Imposter Syndrome and The Role of Bias
part 3 of a 6-part series discussion of imposter syndrome:
I think I can. I think I can. I think I can. Wait, maybe I can’t.
Imposter Syndrome is more than insecurity, some claim it’s a bias.
Imposter Syndrome (IS) is a condition that describes high-achieving individuals, who despite being successful by external standards experience an internal and pervasive illusion of incompetence. Much of the conversation on this topic has been focused on understanding this phenomenon. Still, more consideration should be given to the possible bias that may contribute to this condition. The warring of intuitive simultaneous thinking, “I can.” and “I can’t.” can become debilitating and have caused some to miss out on walking in confidence in the workplace and as entrepreneurs.
More Than Self-Doubt
It is a fair argument that everyone experiences self-doubt at times, but this is not the same as suffering from imposter syndrome. Both are common roadblocks and a distraction. Yet, while these two overlap in aspects of uncertainty, irrational thoughts, and low self-esteem, there exist differentiators. The biggest differentiator is that self-doubt occurs occasionally causing hesitation, while imposter syndrome is persistent and consistent at the same time in achieving success.
Psychology Today has defined bias as, “a tendency, inclination, or prejudice toward or against something or someone.” It goes on to state, “biases are often based on stereotypes, rather than actual knowledge of an individual or circumstance. Whether positive or negative, such cognitive shortcuts can result in prejudgments that lead to rash decisions or discriminatory practices.”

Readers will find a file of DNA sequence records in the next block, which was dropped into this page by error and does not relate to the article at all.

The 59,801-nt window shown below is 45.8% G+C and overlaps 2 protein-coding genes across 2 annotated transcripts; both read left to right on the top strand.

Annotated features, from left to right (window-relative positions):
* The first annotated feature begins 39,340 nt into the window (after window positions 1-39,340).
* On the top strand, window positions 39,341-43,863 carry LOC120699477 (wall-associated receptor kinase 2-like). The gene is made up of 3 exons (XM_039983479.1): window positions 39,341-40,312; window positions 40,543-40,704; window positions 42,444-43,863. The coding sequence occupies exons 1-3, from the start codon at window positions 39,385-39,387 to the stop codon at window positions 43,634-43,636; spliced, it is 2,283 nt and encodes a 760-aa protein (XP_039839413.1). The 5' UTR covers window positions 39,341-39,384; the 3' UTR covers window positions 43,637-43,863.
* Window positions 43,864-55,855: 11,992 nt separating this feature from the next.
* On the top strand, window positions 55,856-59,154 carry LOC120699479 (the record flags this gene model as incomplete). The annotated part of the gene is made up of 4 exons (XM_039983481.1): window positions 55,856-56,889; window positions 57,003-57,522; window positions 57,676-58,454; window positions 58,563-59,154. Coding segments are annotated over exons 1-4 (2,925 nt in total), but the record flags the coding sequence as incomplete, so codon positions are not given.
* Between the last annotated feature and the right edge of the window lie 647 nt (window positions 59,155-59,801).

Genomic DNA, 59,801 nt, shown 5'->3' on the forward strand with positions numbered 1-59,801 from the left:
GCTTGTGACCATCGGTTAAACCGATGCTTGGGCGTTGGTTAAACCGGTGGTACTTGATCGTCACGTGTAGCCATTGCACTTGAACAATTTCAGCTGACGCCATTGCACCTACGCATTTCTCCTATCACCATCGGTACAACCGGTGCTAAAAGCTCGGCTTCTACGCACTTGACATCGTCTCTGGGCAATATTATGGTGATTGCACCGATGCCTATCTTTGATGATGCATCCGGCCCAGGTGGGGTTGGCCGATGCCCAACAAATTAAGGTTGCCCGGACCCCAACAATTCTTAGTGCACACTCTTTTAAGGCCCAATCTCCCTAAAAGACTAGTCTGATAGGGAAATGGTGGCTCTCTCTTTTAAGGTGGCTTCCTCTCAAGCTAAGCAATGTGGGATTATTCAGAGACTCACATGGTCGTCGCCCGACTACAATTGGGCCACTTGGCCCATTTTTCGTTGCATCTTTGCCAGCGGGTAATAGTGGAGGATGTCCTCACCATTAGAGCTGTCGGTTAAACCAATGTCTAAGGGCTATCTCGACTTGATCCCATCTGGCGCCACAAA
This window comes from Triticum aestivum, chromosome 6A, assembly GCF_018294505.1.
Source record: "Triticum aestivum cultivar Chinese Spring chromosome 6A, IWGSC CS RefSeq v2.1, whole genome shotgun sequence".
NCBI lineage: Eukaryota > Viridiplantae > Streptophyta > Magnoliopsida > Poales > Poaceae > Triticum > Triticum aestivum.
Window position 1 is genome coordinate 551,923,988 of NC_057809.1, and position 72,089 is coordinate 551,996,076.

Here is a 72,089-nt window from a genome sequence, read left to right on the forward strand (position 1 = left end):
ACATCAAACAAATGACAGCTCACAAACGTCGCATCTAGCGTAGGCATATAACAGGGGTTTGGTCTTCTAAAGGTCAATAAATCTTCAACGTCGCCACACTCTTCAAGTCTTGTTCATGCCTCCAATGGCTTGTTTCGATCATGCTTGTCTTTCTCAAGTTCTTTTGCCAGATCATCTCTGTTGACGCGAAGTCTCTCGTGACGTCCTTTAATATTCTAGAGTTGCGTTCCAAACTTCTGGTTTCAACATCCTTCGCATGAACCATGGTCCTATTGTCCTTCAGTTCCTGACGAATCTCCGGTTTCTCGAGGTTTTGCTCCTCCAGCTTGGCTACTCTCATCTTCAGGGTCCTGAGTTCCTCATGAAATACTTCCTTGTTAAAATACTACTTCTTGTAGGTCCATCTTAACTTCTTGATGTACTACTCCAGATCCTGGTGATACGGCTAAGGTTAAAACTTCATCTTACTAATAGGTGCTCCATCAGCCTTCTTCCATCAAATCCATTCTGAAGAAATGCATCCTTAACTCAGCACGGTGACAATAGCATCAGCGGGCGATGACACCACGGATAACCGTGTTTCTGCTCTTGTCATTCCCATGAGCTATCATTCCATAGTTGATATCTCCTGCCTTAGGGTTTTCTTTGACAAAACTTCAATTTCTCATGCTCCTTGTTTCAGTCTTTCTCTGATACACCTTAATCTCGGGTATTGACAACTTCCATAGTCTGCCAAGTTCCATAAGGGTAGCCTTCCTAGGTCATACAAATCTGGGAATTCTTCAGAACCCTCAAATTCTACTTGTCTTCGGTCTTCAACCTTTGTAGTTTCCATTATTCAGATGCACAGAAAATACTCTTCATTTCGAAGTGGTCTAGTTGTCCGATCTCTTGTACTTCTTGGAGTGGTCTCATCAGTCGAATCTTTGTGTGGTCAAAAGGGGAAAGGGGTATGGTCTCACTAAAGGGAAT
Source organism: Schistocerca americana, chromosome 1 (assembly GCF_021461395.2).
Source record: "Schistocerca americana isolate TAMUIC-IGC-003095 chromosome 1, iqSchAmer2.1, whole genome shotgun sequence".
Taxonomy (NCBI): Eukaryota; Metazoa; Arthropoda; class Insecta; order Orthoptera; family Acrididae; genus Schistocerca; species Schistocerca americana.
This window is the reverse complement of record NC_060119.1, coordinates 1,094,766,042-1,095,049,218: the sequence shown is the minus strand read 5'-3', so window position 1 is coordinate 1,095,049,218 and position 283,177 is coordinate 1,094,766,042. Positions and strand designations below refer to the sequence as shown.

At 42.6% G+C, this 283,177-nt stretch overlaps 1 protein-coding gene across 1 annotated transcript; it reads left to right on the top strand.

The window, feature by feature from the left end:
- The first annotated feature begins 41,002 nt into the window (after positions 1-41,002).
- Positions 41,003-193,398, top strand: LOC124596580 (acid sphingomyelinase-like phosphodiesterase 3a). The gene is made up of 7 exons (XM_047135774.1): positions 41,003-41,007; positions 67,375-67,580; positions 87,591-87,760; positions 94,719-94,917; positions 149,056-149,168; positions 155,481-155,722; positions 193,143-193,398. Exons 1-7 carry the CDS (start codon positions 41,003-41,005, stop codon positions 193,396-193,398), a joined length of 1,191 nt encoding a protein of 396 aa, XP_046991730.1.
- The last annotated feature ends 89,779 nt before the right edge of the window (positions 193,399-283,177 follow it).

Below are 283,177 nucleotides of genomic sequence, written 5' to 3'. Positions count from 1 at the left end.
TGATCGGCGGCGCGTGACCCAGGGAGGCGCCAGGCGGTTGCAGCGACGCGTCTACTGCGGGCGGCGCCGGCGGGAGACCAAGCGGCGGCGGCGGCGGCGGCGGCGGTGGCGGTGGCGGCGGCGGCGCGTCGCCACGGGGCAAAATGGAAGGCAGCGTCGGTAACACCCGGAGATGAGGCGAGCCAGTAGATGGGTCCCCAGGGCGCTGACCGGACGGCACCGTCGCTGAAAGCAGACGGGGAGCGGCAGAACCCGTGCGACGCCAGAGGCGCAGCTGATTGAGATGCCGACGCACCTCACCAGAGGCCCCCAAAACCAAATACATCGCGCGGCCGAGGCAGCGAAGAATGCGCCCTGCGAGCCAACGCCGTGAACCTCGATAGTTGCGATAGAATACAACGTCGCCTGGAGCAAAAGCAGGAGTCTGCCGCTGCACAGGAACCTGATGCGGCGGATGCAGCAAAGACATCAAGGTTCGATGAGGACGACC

This may seem contradictory but bias is a natural inclination as a result of perceived learned behavior. Its learning is dependent upon variables such as race, ethnicity, educational background, and socioeconomic status. To be clear, everyone has some degree of bias both positive and negative. Nonetheless, negative bias often impacts personal and professional relationships. In that we all have biases, some are problematic in that some treat others poorly based on these variables.
Bias and Imposter Syndrome
Studies widely report that imposter syndrome is experienced by people from every demographic. This is true. Yet, be that as it may, it is not experienced equally in each demographic.
While self-doubt and imposter syndrome invades the workplace, women of color are more likely to experience and struggle with this condition. In short, the reason why is the result of negative bias. Hardworking Black women in the workplace are not duly acknowledged and their voices are barely heard and not received as an authority. Not given the same recognition as peers with equal or less standing, has the potential to evoke emotions of imposter syndrome. Hence despite this phenomenon being experienced in every demographic, Black women are at higher risk within.
Living in a male-dominated world, the odds are already stacked. Adding to the stack are layers of bias. Working within systems where you are reminded (directly or indirectly), that you are less-than or undeserving, triggers the behavior of imposter syndrome. The triggers manifest in varied ways, but most likely in the three most popular types of IS: perfectionist, expert, and soloist.